Madison DiGioia loves to fly.
She is 15, strong and trim, and her face lights up when she talks about how she loves to go airborne, to be tossed 15 feet in the air, nearly three times her height, to kick out, twist around twice, and land in the arms of her fellow cheerleaders.
But she was grounded recently.
On Jan. 3, at cheerleading practice at Washington Township High School, Madison took flight, did her kick and double twist, but was caught too low. The back of her head hit the bent knee of one of the girls catching her.
Madison missed five weeks of school, and her concussion took more than two months to heal.
And her story is not unique.
On Tuesday, the national governing bodies of high school sports and cheerleading banned the double twist to a cradle, better known as the double down, because of its role in an increasing number of concussions. The ban becomes effective with the 2012-13 season.
"The number that were coming from double downs was overwhelming and appeared to be increasing," said Jim Lord, executive director of the American Association of Cheerleading Coaches and Administrators.
"The decision was a very hard one to make, because cheerleaders will see this as taking something away from them."
This ban, and the care received by DiGioia, underscore the distance come in recognizing the dangers of concussions and in making efforts to prevent and treat them.
Madison said she remembers nothing of the impact, or of doing the routine again, or of having a 10-minute conversation with her cheerleading coach, who at first couldn't detect anything wrong, only that Madison said her head hurt and asked to sit down.
And then, when Madison tried to get up, she couldn't. She was foggy, and couldn't process where she was. She went to see the athletic trainer, who did an assessment. Many trainers now are well-educated in recognizing concussions. Madison, for example, was given five words to remember: elbow, apple, carpet, saddle, bubble. She was given them again, then asked to repeat them back.
She knew apple and bubble.
A concussion is a brain injury, and Madison was growing more disoriented by the minute.
Madison's mother, Tina Conti, took her straight to the emergency room. And the next day, Madison went to see Robert Franks, a physician who specializes in sports injuries and is director of the Rothman Institute's new concussion program. Madison fell into the bushes on the way into his Sewell office, her mother said.
Franks said medical practitioners in this country, at least in recent years, have become vastly better at both recognizing and treating concussions.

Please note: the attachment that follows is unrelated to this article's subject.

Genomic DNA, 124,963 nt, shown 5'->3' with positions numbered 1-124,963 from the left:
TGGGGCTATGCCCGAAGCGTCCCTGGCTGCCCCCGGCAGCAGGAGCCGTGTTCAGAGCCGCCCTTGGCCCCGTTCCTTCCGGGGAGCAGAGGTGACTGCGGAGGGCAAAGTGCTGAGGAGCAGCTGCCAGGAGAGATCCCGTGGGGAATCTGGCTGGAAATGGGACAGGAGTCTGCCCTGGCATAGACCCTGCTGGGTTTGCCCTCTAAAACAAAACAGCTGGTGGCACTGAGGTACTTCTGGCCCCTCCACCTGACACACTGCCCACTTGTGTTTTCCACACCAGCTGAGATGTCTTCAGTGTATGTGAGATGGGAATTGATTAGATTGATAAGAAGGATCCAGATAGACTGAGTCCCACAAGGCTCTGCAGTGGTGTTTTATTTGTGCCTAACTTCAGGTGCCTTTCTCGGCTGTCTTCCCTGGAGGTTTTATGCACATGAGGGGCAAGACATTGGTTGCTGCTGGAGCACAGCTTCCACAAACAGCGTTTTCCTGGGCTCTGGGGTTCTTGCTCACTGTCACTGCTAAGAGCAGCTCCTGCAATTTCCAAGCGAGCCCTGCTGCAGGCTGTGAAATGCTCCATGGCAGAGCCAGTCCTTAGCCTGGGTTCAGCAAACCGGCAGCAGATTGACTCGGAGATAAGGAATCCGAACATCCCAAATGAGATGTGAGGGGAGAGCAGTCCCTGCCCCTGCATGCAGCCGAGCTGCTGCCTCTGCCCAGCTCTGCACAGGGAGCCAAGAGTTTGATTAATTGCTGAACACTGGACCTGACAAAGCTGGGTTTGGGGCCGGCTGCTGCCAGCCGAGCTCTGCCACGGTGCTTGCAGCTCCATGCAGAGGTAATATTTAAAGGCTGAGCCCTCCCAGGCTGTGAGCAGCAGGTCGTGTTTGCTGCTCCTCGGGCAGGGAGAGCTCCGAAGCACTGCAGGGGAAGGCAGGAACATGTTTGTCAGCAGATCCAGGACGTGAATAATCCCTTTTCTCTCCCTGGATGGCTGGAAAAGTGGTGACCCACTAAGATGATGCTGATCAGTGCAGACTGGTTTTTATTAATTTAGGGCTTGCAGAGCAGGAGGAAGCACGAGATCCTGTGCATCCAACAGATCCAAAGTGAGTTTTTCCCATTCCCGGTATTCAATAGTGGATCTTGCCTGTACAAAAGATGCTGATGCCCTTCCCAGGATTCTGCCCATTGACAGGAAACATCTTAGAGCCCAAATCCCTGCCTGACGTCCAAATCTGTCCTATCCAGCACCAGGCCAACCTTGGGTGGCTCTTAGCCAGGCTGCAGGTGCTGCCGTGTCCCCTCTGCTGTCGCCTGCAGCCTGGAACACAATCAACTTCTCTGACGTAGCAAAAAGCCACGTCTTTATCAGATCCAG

Franks put Madison on complete "brain rest" for two weeks - no computer, no cellphone, no television, no iPod, no homework. Just sleep.
Madison said the pain was intense - "like being stabbed in the back of the head." She went back to see Franks five times in two months.
Both New Jersey and Pennsylvania, along with nearly 40 other states, now have laws that impose strict protocols for athletes who might have suffered concussions. In New Jersey, if a student exhibits any symptoms - headache, drowsiness, disorientation, nausea, blurred vision, poor balance - he is required to stop play immediately and see a physician. The athlete is not allowed to return in any capacity until permission is given by a doctor with a background in concussion management.
Pennsylvania's law, passed this past December, is similar, said Franks.
Many high schools today give athletes a baseline test that measures memory, reasoning, and a variety of cognitive skills. After a concussion, students take the same test, one of many tools in determining whether a student is fully recovered.
Doctors have concluded that the greatest danger is returning to play before a concussion has healed, something that happened all too often in years past in all levels of athletics. Another blow before the brain has recovered can lead to chronic injury or even death.
"We're much more aware now of the long-term consequences," said Franks. "If there's a doubt, you sit the patient out."
Seven years ago, researchers at Ohio State University began gathering data on all forms of injuries to high school athletes, including concussions, from high school trainers nationwide.